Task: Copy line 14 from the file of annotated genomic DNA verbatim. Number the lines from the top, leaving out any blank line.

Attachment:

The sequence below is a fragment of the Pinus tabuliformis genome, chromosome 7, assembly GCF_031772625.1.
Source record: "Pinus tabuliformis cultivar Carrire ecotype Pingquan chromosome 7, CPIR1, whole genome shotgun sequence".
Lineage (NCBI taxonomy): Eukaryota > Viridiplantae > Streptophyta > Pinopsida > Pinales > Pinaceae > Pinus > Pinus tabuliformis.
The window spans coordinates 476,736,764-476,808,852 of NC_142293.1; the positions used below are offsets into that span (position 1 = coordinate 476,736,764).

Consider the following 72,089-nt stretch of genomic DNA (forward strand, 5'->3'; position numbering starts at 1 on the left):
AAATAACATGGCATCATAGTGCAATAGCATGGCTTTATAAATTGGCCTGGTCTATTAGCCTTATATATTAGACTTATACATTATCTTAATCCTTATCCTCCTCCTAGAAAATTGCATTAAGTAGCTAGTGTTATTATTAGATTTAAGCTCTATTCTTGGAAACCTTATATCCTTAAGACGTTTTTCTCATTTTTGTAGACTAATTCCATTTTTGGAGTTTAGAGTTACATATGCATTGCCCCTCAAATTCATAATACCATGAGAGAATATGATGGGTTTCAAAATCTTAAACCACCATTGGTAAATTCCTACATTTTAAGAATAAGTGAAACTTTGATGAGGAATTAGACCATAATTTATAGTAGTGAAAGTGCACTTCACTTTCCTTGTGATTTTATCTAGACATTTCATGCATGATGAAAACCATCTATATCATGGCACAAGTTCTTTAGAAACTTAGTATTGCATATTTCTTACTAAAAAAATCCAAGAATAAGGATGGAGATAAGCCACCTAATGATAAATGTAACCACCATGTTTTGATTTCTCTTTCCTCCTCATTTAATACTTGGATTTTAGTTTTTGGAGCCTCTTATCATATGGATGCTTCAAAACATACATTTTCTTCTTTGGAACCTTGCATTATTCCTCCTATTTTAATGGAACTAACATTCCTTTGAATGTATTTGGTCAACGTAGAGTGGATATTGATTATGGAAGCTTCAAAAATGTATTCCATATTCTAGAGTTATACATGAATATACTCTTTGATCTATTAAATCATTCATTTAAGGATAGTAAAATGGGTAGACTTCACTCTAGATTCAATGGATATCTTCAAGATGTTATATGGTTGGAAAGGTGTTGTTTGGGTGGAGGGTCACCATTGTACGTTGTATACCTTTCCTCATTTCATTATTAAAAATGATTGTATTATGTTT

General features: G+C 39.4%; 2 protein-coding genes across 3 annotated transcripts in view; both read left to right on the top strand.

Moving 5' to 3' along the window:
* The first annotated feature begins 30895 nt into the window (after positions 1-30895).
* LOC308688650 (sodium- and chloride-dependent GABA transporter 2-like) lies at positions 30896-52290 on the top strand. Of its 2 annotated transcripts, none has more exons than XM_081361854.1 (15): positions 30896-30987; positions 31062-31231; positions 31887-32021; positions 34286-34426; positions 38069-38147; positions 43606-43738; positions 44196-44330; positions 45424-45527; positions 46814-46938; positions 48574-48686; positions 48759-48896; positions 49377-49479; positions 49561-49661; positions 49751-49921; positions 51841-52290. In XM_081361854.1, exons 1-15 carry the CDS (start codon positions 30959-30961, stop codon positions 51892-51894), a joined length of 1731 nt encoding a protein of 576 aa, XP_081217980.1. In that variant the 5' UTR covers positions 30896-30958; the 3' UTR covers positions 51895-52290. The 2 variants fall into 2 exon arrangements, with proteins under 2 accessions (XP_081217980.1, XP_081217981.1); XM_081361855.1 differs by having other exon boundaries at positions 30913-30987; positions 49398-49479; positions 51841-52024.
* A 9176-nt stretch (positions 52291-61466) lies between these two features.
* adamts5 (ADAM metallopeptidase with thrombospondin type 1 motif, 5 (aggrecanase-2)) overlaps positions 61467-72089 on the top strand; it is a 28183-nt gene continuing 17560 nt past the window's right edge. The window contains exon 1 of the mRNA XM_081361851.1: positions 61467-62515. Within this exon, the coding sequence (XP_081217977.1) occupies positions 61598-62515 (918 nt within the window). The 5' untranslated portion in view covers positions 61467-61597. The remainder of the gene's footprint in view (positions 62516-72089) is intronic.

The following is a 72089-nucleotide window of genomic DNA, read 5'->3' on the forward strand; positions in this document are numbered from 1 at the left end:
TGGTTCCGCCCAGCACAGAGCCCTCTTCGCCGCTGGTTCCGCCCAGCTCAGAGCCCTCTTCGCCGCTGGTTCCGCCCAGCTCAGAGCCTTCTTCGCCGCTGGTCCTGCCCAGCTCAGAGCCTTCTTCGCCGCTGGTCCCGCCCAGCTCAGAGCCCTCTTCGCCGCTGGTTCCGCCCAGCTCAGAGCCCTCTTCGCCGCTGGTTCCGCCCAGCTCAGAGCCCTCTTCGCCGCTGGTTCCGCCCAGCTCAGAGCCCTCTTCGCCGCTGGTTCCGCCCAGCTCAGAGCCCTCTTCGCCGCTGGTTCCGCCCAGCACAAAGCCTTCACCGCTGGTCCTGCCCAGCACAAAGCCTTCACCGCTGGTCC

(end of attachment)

TGGTTCCGCCCAGCACAGAGCCCTCTTCGCCGCTGGTTCCGCCCAGCTCAGAGCCCTCTTCGCCGCTGGTTCCGCCCAGCTCAGAGCCTTCTTCGCCGCTGGTCCTGCCCAGCTCAGAGCCTTCTTCGCCGCTGGTCCCGCCCAGCTCAGAGCCCTCTTCGCCGCTGGTTCCGCCCAGCTCAGAGCCCTCTTCGCCGCTGGTTCCGCCCAGCTCAGAGCCCTCTTCGCCGCTGGTTCCGCCCAGCTCAGAGCCCTCTTCGCCGCTGGTTCCGCCCAGCTCAGAGCCCTCTTCGCCGCTGGTTCCGCCCAGCACAAAGCCTTCACCGCTGGTCCTGCCCAGCACAAAGCCTTCACCGCTGGTCC